[Rd] relist, an inverse operator to unlist
Martin Maechler
maechler at stat.math.ethz.ch
Mon May 14 09:53:31 CEST 2007
Nice ideas, Gabor and Andrew.
While I agree with Andrew that such a utility makes for nicer
and considerably better maintainable code in examples like his,
and I do like to provide "inverse operator functions" in R
whenever sensible,
OTOH, we have strived to keep R's "base" package as lean and
clean as possible, so I think this had to go to "utils".
One further small proposal: I'd use class name "relistable"
since that's what the object of this class are
and hence as.relistable().
What do other R-develers think?
Martin
>>>>> "GaGr" == Gabor Grothendieck <ggrothendieck at gmail.com>
>>>>> on Mon, 14 May 2007 02:54:22 -0400 writes:
GaGr> unlist would not attach a skeleton to every vector it
GaGr> returns, only the relist method of unlist would.
GaGr> That way just that method needs to be added and no
GaGr> changes to unlist itself are needed.
GaGr> Before applying unlist to an object you would coerce
GaGr> the object to class "relist" to force the relist
GaGr> method of unlist to be invoked.
GaGr> Here is an outline of the code:
GaGr> as.relist <- function(x) {
GaGr> if (!inherits(x, "relist")) class(x) <- c("relist", class(x))
GaGr> x
GaGr> }
GaGr> unlist.relist <- function(x, ...) {
GaGr> y <- x
GaGr> cl <- class(y)
GaGr> class(y) <- cl[- grep("relist", cl)]
GaGr> z <- unlist(y)
GaGr> attr(z, "relist") <- y
GaGr> as.relist(z)
GaGr> }
GaGr> relist <- function(x, skeleton = attr(x, "relist")) {
GaGr> # simpler version of relist so test can be executed
GaGr> skeleton
GaGr> }
GaGr> # test
GaGr> x <- list(a = 1:2, b = 3)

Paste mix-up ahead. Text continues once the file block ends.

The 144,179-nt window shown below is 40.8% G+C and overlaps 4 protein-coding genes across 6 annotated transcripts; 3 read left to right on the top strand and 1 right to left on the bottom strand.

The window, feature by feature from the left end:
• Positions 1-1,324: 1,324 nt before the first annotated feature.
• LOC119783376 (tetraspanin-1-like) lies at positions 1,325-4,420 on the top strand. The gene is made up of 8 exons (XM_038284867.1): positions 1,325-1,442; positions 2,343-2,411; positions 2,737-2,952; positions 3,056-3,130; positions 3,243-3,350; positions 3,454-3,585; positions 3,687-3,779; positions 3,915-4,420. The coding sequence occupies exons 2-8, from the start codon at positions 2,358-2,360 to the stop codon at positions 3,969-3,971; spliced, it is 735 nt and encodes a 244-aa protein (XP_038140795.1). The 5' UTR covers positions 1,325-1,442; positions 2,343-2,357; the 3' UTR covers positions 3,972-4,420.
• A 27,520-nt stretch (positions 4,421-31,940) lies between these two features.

GaGr> class(as.relist(x))
GaGr> unlist(as.relist(x))
GaGr> relist(unlist(as.relist(x)))
GaGr> On 5/14/07, Andrew Clausen <clausen at econ.upenn.edu> wrote:
>> Hi GaGr,
>>
>> Thanks for the interesting suggestion. I must confess I got lost -- is
>> it something like this?
>> * unlist() could attach skeleton to every vector it returns.
>> * relist() could then use the skeleton attached to the vector to reconstruct
>> the object. The interface might be
>>
>> relist <- function(flesh, skeleton=attributes(flesh)$skeleton)
>>
>> For example:
>>
>> par <- list(mean=c(0, 0), vcov(rbind(c(1, 1), c(1, 1))))
>> vector.for.optim <- unlist(par)
>> print(attributes(vector.optim)$skeleton) # the skeleton is stored!
>> converted.back.again <- relist(par)
>>
>> Some concerns:
>> * the metadata might get lost in some applications -- although it seems
>> to work fine with optim(). But, if we provide both interfaces (where
>> skeleton=flesh$skeleton is the default), then there should be no problem.
>> * would there be any bad side-effects of changing the existing unlist
>> interface? I suppose an option like "save.skeleton" could be added to unlist.
>> I expect there would be some objections to enabling this as default behaviour,
>> as it would significantly increase the storage requirements of the output.
>>
>> Cheers,
>> Andrew
>>
>> On Sun, May 13, 2007 at 07:02:37PM -0400, GaGr Grothendieck wrote: